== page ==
News of the latest shake-up in Berea, Ohio, prompted reports Weeden wants out of Cleveland. Michael Silver of NFL Network indicated the 30-year-old signal-caller is looking for a fresh start and a chance to compete elsewhere, per Chris Wesseling of NFL.com.

    While the idea of trading the quarterback is certainly a good one for both parties, the Browns may have trouble finding a willing trade partner. If they keep him or release him, Cleveland would be on the hook $2.2 million cap figure in 2014, according to ESPN’s Pat McManamon.

    Teams looking for a backup QB might be more inclined to wait it out rather than pony up a draft pick to acquire him.

Trading Up from the No. 4 Pick

2 of 5

    John Bazemore/Associated Press

    The future of the quarterback position in Cleveland is riding on the decisions made by the team’s front office in the coming weeks. Brian Hoyer, who came in and excelled in place of injured starter Brandon Weeden, was brought in by departed general manager Michael Lombardi.

    With that connection severed, new GM Ray Farmer has little allegiance to the QB and may favor adding his own choice to compete for the starting job.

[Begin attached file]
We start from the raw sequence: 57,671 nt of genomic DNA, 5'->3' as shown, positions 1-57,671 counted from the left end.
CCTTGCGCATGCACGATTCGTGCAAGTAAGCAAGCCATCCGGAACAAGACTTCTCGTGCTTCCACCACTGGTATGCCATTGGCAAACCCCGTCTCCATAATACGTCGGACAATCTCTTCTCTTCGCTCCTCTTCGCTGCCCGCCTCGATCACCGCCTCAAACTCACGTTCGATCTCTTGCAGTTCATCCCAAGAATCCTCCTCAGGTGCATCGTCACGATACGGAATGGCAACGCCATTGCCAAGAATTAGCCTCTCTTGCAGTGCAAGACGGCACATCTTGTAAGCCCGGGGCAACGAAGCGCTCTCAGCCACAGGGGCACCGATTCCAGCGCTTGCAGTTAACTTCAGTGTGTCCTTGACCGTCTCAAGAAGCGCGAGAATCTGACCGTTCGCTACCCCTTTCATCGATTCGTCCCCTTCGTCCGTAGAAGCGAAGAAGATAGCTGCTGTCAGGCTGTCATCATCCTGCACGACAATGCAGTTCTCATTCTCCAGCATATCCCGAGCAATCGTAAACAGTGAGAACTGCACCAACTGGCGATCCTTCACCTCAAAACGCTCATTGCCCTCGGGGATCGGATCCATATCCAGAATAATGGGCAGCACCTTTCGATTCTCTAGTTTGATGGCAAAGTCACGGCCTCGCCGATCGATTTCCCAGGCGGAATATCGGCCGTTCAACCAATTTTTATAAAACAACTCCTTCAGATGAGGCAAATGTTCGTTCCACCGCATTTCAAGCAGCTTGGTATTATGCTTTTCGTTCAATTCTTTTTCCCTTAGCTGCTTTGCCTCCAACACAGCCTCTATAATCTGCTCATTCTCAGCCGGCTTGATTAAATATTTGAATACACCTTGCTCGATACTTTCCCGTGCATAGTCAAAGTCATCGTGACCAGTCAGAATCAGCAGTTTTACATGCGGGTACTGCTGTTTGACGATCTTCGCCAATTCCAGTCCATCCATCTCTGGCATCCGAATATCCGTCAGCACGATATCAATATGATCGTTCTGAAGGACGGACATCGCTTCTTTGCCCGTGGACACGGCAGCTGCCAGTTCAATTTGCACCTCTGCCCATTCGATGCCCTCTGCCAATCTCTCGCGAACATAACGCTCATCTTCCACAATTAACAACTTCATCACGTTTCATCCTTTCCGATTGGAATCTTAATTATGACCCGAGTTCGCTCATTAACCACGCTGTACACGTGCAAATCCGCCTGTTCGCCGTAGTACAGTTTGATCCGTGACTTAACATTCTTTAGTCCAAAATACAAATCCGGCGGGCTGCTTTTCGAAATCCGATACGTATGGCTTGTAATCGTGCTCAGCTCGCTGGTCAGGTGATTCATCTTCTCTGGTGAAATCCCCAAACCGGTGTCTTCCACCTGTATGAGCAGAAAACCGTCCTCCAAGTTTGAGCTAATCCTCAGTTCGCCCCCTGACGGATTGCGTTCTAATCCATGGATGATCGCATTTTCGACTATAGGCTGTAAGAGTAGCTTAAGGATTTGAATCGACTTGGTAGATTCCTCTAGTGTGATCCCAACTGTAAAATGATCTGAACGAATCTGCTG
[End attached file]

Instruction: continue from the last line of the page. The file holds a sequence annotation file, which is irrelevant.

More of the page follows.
Although before the transition from Lombardi to Farmer, a rumor surfaced that Cleveland was willing to do whatever it needed to in order to grab polarizing QB Johnny Manziel. That includes trading up to land him, per CBS Sports’ Jason La Canfora.

    But with Lombardi gone and Farmer reportedly higher on Marcus Mariota—who opted to stay at Oregon for another season—the deck could have shuffled in the process.

    According to Mary Kay Cabot of The Plain Dealer, Farmer has his No. 1 quarterback identified, but that  doesn’t mean he is on the verge of expending picks to move up to get him. When asked if he would draft a quarterback, Farmer was noncommittal and didn’t sound like he would be calling St. Louis or Houston to make a trade any time soon:

    I don't think we have to do anything. The charge is to get it right regardless of which position. (But) I there are players in this draft who can help us at that position and dependent upon where they're at and where we're at, if the two can match up, we can be in good shape. I just don't know if we're going to have the opportunity to take those players.